of age. Twelve children should be kept busy at
    any one time. There should be at least three
    different types of activities for the children.
    Any equipment you design must be safe for the
    children, remain outside all year long, not cost
    too much, and comply with the Americans with
    Disabilities Act.
  • The neighborhood does not have the time or money
    to buy ready made pieces of equipment. Your
    design should use materials that are available at
    any hardware or lumber store. The playground
    must be ready for use in 2 months.

See Handout
20
Todays Agenda
  • Engineering and engineering education
  • Research program on engineering design knowing
  • Portraits of engineering design expertise
  • Students
  • Faculty
  • Experts

21
Think About It
  • 1. Review the handout
  • 2. Think about this question What differences
    might you see between the freshmen and seniors in
    terms of how they distribute their time across
    design activities?

then discuss with a neighbor
22
Mean Cumulative Time per Design StageFreshmen
vs. Seniors
minutes
design stage
23
Student Timelines
Successful Graduating Student (Quality Score
0.63)
Canonical Entering Student (Quality Score 0.37)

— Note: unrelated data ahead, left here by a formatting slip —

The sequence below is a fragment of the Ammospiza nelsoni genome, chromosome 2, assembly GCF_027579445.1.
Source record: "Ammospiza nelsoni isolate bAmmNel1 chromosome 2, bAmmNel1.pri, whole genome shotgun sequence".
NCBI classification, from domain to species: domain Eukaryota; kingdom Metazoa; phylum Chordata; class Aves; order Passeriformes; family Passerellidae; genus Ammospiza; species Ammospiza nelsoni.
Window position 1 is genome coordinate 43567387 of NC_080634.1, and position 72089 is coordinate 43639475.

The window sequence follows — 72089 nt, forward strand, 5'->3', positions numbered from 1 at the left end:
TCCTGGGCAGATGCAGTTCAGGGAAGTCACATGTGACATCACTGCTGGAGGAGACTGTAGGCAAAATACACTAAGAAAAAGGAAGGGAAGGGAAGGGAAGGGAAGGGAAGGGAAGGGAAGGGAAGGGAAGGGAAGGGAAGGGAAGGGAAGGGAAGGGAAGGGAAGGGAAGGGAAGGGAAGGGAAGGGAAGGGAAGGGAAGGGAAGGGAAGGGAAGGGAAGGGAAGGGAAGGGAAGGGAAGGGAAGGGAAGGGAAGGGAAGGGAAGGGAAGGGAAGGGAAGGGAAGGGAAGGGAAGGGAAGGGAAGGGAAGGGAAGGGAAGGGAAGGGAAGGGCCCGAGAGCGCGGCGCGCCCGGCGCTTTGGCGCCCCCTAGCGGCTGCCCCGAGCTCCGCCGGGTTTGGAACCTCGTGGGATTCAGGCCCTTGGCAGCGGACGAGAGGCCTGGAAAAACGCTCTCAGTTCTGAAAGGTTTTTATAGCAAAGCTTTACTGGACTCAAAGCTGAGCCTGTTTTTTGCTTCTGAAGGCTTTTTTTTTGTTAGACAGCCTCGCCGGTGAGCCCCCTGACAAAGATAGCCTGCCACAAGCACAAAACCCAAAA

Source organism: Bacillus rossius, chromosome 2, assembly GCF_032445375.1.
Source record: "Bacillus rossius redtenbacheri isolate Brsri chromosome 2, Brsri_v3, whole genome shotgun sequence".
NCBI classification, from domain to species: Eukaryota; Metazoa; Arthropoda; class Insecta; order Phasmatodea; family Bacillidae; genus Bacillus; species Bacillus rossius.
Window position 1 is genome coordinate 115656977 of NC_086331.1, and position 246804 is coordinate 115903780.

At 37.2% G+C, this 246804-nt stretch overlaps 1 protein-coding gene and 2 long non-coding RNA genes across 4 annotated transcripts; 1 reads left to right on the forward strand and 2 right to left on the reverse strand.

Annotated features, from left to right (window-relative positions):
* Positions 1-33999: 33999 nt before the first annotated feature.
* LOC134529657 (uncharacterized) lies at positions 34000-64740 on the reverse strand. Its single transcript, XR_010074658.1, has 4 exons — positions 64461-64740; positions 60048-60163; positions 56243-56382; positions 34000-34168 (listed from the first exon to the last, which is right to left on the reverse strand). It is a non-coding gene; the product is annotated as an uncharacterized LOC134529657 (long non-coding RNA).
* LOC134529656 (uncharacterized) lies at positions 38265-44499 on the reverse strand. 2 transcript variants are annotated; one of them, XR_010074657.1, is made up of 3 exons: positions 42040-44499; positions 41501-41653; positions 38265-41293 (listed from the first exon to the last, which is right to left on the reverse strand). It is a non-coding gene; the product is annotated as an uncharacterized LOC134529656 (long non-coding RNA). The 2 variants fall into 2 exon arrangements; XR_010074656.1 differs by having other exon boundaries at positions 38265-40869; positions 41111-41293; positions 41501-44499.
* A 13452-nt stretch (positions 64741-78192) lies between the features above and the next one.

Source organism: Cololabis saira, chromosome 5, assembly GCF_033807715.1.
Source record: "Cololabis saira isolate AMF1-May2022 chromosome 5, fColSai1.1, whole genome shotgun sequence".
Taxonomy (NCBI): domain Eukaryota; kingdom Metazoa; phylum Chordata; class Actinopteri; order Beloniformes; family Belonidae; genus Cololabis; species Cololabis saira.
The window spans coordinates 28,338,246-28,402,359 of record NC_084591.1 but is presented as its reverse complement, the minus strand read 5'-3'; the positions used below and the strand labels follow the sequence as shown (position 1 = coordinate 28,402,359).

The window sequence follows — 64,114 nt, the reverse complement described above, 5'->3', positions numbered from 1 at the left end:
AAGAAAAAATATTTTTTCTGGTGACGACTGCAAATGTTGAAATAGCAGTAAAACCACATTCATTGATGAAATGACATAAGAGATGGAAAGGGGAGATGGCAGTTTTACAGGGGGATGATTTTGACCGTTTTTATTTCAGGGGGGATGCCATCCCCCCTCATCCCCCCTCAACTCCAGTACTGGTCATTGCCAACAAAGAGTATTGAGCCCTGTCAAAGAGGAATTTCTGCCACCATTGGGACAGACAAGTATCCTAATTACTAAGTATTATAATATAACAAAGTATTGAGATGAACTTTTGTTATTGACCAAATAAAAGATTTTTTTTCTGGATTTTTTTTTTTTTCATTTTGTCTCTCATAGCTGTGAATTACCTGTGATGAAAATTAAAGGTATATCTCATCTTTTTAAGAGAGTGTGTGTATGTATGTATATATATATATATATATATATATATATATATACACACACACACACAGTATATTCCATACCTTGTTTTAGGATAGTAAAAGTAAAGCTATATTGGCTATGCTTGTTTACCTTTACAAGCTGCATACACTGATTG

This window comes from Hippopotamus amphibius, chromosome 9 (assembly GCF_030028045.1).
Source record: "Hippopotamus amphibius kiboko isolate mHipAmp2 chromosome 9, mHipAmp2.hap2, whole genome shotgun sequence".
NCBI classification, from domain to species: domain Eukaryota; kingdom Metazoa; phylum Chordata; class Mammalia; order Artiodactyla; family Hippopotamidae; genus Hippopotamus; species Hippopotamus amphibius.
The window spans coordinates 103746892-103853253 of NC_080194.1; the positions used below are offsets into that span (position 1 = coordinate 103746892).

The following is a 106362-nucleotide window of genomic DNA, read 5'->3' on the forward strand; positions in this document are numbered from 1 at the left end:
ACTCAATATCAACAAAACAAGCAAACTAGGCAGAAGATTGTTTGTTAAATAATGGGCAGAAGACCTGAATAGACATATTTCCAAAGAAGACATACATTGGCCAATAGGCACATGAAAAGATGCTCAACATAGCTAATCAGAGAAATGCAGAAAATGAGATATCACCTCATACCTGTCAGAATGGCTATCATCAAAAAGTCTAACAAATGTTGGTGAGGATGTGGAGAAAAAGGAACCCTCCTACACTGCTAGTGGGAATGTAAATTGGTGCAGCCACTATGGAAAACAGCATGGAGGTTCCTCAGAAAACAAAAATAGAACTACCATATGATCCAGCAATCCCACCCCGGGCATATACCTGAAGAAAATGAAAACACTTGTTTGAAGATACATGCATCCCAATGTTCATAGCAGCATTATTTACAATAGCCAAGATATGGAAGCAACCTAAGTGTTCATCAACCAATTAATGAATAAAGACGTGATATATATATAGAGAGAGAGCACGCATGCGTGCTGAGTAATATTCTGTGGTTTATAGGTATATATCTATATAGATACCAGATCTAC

24
Student Timelines
Freshmen
Seniors
25
Results Students
  • 26 Freshmen 24 Seniors (8 CE, 8 ME, 8 IE)
  • Seniors
  • had higher quality designs (whew!!)
  • gathered more information, covering more
    categories
  • made more transitions among design steps
  • spent more time iterating and iterate more
    effectively
  • progressed farther in the design process

26
Todays Agenda
  • Engineering and engineering education
  • Research program on engineering design knowing
  • Portraits of engineering design expertise
  • Students
  • Faculty
  • Experts

27
Think About It
  • What differences might you see between the
    students and the faculty members in terms of how
    they distribute their time across design
    activities?

then discuss with a neighbor
28
Results Faculty
  • 4 faculty members (2 mechanical engineering, 1
    industrial engineering, 1 engineering physics)
  • 2 main approachesimplementers idea
    generators
  • Implementers looked similar to seniors, with lots
    of iteration, information gathering, and
    precision.
  • Idea generators worked at higher level of
    abstraction and thought beyond initial problem
    requirements.

29
Faculty Timelines
30
Faculty Cumulative Time Charts
31
Faculty Some Details
  • Ann, Implementer Approach
  • Transition from gathering information to modeling
    ideas
  • User-centered (children, parents)
  • Precise (e.g., swings at 93.71 each)
  • Carl, Idea Generator Approach
  • Made assumptions instead of gathering information
  • Added own goals/constraints
  • Children learning about participating in society
  • Cognitive (not just physical) challenges